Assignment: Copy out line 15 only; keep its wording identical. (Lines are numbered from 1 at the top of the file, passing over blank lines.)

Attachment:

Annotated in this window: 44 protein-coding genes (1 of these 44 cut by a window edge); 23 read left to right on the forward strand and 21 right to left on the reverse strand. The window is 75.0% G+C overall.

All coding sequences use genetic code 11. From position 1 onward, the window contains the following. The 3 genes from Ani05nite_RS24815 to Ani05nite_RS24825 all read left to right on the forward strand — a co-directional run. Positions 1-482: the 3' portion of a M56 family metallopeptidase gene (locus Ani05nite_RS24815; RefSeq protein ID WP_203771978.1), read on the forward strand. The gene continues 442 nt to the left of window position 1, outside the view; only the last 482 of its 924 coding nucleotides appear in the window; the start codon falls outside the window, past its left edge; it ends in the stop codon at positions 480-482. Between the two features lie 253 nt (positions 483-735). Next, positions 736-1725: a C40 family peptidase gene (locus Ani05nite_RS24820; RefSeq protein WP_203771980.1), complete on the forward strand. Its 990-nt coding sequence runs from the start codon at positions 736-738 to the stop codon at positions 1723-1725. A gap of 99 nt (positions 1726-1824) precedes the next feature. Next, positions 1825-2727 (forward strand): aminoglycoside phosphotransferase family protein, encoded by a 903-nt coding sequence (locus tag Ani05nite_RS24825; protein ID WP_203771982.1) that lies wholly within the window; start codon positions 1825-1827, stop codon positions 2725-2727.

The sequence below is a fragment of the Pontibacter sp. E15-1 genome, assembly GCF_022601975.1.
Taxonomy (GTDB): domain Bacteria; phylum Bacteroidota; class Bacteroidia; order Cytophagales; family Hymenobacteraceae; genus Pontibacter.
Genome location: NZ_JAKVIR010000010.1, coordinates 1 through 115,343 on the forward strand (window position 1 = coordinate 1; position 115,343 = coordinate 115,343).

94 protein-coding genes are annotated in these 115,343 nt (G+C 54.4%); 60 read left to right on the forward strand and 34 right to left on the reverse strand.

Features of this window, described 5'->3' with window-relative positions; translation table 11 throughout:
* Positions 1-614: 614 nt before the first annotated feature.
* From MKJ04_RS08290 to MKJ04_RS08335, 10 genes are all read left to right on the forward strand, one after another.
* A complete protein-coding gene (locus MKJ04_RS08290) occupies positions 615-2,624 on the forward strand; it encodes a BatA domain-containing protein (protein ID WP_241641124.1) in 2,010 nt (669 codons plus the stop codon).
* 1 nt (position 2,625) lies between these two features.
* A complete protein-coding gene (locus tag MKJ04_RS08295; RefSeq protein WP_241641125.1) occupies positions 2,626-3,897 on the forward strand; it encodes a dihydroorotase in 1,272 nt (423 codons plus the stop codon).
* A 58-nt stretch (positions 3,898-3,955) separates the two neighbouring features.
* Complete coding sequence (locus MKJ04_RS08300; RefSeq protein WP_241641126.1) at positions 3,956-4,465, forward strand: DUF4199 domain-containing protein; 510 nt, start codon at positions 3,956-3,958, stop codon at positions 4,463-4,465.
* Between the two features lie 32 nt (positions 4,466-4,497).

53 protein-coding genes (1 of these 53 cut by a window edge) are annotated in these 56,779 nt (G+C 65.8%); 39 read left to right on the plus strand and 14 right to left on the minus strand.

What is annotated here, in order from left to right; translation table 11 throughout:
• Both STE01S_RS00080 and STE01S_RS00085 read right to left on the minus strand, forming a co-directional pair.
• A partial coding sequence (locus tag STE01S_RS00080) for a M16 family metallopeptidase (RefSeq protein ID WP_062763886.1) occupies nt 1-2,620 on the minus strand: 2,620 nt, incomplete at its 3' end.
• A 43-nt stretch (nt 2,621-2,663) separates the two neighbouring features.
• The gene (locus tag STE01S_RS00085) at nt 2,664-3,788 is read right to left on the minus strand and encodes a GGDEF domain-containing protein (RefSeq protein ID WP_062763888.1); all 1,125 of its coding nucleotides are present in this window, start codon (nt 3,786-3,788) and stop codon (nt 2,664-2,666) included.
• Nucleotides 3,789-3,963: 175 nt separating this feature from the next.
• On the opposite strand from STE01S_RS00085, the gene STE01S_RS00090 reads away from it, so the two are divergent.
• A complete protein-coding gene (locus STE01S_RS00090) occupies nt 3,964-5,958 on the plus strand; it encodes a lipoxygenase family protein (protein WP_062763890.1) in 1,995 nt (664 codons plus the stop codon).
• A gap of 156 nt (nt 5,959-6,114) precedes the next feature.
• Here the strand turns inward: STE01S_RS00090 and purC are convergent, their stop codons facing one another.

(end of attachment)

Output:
* Between the two features lie 32 nt (positions 4,466-4,497).